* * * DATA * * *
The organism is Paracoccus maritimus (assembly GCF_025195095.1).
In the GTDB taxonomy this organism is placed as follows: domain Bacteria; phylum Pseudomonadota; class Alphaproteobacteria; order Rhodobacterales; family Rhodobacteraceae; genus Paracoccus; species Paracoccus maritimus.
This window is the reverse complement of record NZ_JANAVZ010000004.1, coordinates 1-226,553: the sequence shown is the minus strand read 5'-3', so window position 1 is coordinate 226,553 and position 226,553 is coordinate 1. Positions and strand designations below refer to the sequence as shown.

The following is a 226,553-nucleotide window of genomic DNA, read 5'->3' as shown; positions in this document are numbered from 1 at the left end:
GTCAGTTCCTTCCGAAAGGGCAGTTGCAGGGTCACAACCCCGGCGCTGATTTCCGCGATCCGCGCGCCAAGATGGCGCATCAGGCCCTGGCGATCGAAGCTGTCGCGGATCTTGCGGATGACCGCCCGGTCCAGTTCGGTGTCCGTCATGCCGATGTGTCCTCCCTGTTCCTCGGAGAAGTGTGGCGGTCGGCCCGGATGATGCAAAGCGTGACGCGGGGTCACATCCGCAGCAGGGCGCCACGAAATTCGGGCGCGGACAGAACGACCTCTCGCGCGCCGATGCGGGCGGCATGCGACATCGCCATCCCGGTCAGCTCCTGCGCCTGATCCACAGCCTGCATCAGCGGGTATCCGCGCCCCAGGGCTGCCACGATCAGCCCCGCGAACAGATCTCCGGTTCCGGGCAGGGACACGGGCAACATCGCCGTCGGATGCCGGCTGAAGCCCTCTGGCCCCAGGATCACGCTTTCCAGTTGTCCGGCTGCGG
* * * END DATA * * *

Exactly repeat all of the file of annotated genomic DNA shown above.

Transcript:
The organism is Paracoccus maritimus (assembly GCF_025195095.1).
In the GTDB taxonomy this organism is placed as follows: domain Bacteria; phylum Pseudomonadota; class Alphaproteobacteria; order Rhodobacterales; family Rhodobacteraceae; genus Paracoccus; species Paracoccus maritimus.
This window is the reverse complement of record NZ_JANAVZ010000004.1, coordinates 1-226,553: the sequence shown is the minus strand read 5'-3', so window position 1 is coordinate 226,553 and position 226,553 is coordinate 1. Positions and strand designations below refer to the sequence as shown.

The following is a 226,553-nucleotide window of genomic DNA, read 5'->3' as shown; positions in this document are numbered from 1 at the left end:
GTCAGTTCCTTCCGAAAGGGCAGTTGCAGGGTCACAACCCCGGCGCTGATTTCCGCGATCCGCGCGCCAAGATGGCGCATCAGGCCCTGGCGATCGAAGCTGTCGCGGATCTTGCGGATGACCGCCCGGTCCAGTTCGGTGTCCGTCATGCCGATGTGTCCTCCCTGTTCCTCGGAGAAGTGTGGCGGTCGGCCCGGATGATGCAAAGCGTGACGCGGGGTCACATCCGCAGCAGGGCGCCACGAAATTCGGGCGCGGACAGAACGACCTCTCGCGCGCCGATGCGGGCGGCATGCGACATCGCCATCCCGGTCAGCTCCTGCGCCTGATCCACAGCCTGCATCAGCGGGTATCCGCGCCCCAGGGCTGCCACGATCAGCCCCGCGAACAGATCTCCGGTTCCGGGCAGGGACACGGGCAACATCGCCGTCGGATGCCGGCTGAAGCCCTCTGGCCCCAGGATCACGCTTTCCAGTTGTCCGGCTGCGG